The policy experiment shows that the choice of bargaining regime is crucial for the size of the equilibrium response from a lasting change in unemployment benefits: In the collective bargaining economy an increase in unemployment compensation is met by a strikingly stronger response in steady state unemployment and after-tax wages compared to the individual bargaining economy. This follows from the collective bargaining process, which secures an efficient adjustment of the firm and an even distribution of the cost of increased wage demand between firms and workers. In the individual bargaining economy firms choose employment freely, and as the firm considers each worker on the margin the worker surplus reflects the marginal value of the worker to the firm. As the workers’ value decrease in employment, individual bargaining firms choose to overhire to depress wages and thereby secure a larger share of the total surplus from production. This leads to a relatively modest increase in unemployment with the degree of unemployment compensation in the individual bargaining economy. On the other hand, the model simulation suggests that the cost from overhiring is a considerably reduced surplus for individual bargaining workers for all degrees of unemployment compensation.
In the final contribution of the thesis, I examine if a lasting change in unemployment benefits actually affects the setting of the bargaining system itself. Letting the choice of bargaining process for each firm be an endogenous factor of the model, I check numerically for both bargaining economies the necessary conditions for a symmetric Nash equilibrium. The result from the policy experiment is clear: Even though the individual bargaining economy shows a weaker response in steady state unemployment for high levels of unemployment benefits, the workers in the model choose to form bargaining coalitions for all levels of unemployment compensation. As the choice of bargaining institution is only a choice of the working part of the economy, collective bargaining is preferred as it secures a higher surplus from employment.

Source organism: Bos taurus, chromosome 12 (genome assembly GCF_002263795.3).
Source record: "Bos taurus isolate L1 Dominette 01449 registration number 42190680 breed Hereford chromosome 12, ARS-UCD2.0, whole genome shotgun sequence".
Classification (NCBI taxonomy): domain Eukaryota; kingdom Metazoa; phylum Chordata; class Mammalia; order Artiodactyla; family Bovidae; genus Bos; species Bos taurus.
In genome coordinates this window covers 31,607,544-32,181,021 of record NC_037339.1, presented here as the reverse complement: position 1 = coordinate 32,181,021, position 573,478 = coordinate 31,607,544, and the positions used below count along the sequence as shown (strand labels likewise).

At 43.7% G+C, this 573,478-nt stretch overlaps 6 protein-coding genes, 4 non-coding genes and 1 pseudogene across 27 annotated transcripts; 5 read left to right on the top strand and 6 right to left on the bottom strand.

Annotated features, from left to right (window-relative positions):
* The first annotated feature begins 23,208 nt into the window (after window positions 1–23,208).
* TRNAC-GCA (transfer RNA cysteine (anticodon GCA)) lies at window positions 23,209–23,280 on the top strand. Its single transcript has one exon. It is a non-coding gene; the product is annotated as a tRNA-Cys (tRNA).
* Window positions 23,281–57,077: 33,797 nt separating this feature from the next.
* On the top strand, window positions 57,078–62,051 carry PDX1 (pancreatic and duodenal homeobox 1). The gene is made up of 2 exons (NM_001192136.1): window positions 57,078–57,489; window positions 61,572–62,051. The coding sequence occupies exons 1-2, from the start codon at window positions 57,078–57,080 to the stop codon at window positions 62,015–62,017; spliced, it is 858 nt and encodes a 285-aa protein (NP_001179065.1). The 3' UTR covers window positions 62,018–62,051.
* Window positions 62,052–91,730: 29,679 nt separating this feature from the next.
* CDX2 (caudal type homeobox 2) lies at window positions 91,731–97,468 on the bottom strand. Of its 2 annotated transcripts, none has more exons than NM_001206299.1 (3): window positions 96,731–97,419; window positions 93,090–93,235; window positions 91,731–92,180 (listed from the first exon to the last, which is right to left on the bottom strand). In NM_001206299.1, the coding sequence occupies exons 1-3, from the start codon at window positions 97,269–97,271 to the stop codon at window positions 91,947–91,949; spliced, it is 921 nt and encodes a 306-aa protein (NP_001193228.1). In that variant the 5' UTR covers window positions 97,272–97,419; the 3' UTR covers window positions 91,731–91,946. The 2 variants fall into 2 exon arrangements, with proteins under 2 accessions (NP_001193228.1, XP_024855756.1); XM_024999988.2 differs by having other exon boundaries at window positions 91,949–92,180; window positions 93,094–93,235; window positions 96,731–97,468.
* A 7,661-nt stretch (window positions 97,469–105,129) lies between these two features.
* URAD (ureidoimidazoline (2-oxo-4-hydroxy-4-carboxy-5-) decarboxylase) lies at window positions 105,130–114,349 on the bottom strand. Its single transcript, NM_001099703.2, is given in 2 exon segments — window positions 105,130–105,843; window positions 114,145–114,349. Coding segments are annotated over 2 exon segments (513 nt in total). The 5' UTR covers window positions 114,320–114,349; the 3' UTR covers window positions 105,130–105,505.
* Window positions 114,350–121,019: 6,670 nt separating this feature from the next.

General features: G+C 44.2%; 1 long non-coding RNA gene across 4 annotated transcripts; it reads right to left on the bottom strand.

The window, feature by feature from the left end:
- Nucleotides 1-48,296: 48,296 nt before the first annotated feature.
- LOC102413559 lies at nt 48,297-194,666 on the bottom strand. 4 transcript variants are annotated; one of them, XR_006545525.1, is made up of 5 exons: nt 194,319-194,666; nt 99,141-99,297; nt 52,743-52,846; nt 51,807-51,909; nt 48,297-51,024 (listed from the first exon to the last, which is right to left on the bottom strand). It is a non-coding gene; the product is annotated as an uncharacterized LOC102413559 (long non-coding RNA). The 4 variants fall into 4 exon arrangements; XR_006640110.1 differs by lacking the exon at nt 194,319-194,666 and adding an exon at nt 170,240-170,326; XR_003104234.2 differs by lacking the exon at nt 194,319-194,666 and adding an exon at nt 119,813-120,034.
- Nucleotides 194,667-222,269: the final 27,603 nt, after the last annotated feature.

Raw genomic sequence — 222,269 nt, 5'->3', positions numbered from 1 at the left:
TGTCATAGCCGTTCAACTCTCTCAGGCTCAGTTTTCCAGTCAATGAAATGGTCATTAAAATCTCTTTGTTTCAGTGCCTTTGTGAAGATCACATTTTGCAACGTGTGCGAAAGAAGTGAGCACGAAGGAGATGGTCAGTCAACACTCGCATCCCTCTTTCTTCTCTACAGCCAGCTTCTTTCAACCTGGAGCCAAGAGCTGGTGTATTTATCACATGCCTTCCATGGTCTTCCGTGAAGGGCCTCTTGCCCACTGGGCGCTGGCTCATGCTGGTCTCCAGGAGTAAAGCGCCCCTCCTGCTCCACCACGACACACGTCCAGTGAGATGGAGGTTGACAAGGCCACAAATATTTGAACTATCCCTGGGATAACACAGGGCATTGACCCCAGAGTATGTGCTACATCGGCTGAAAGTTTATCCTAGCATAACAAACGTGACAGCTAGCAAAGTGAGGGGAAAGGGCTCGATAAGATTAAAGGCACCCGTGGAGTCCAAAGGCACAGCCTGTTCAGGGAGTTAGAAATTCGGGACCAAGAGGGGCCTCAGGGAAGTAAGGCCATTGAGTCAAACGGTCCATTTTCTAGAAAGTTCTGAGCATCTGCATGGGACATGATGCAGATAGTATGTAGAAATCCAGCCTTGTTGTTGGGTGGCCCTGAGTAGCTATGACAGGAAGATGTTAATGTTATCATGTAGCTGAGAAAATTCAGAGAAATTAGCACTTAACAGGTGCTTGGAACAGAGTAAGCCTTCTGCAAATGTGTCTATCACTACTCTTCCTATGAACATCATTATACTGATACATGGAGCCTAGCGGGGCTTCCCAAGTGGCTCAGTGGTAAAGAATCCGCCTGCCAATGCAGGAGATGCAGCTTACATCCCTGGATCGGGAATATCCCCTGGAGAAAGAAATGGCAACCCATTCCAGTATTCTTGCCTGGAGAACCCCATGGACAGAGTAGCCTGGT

The paper is organized as follows: Section 1 introduces relevant literature on unemployment insurance and search and matching frameworks. Further I describe the problem of the thesis and how I proceed to solve it by simulating the wage bargaining model and carry out the policy experiment. Section 2 presents the basic model and outlines the implications on key factors in the economy with respect to a lasting change in the level of unemployment benefits. Section 3 follows with the determination of general equilibrium and introduces the free entry condition, thus making the degree of product market competition an endogenous variable in the long-run version of the model. Further I discuss why the model does not necessarily lead to an efficient allocation of search intensity. Section 4 gives a short analysis of bargaining institution stability and how it relates to employment, worker’s surplus and wages. Section 5 explains the calibration of the model to German long run data and summarizes the main results of the policy experiment. Finally, section 6 concludes and summarizes important findings from the model and how they relate to the German labor market.